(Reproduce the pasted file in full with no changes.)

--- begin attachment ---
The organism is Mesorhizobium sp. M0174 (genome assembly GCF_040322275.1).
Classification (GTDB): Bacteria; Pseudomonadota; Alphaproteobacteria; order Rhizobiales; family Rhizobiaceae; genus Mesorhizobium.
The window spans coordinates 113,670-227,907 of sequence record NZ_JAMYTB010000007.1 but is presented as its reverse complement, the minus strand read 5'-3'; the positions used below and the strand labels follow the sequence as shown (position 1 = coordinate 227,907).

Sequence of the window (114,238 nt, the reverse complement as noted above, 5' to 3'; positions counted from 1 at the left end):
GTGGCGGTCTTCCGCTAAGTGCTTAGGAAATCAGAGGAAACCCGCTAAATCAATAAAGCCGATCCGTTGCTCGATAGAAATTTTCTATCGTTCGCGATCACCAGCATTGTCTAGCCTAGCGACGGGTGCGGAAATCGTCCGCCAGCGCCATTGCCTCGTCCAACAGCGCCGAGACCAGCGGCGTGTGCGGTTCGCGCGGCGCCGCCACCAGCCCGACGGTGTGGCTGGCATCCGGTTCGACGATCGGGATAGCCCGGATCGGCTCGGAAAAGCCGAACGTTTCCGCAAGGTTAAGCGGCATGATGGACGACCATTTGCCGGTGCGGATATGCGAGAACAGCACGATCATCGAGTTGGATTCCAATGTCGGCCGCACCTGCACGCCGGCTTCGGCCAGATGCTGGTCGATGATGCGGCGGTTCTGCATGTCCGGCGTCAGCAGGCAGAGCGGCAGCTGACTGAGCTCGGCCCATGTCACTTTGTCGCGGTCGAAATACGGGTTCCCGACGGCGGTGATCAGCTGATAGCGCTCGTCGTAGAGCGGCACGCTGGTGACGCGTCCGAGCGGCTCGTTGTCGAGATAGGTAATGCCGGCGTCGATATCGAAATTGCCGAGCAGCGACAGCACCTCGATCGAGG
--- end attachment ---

The organism is Mesorhizobium sp. M0174 (genome assembly GCF_040322275.1).
Classification (GTDB): Bacteria; Pseudomonadota; Alphaproteobacteria; order Rhizobiales; family Rhizobiaceae; genus Mesorhizobium.
The window spans coordinates 113,670-227,907 of sequence record NZ_JAMYTB010000007.1 but is presented as its reverse complement, the minus strand read 5'-3'; the positions used below and the strand labels follow the sequence as shown (position 1 = coordinate 227,907).

Sequence of the window (114,238 nt, the reverse complement as noted above, 5' to 3'; positions counted from 1 at the left end):
GTGGCGGTCTTCCGCTAAGTGCTTAGGAAATCAGAGGAAACCCGCTAAATCAATAAAGCCGATCCGTTGCTCGATAGAAATTTTCTATCGTTCGCGATCACCAGCATTGTCTAGCCTAGCGACGGGTGCGGAAATCGTCCGCCAGCGCCATTGCCTCGTCCAACAGCGCCGAGACCAGCGGCGTGTGCGGTTCGCGCGGCGCCGCCACCAGCCCGACGGTGTGGCTGGCATCCGGTTCGACGATCGGGATAGCCCGGATCGGCTCGGAAAAGCCGAACGTTTCCGCAAGGTTAAGCGGCATGATGGACGACCATTTGCCGGTGCGGATATGCGAGAACAGCACGATCATCGAGTTGGATTCCAATGTCGGCCGCACCTGCACGCCGGCTTCGGCCAGATGCTGGTCGATGATGCGGCGGTTCTGCATGTCCGGCGTCAGCAGGCAGAGCGGCAGCTGACTGAGCTCGGCCCATGTCACTTTGTCGCGGTCGAAATACGGGTTCCCGACGGCGGTGATCAGCTGATAGCGCTCGTCGTAGAGCGGCACGCTGGTGACGCGTCCGAGCGGCTCGTTGTCGAGATAGGTAATGCCGGCGTCGATATCGAAATTGCCGAGCAGCGACAGCACCTCGATCGAGG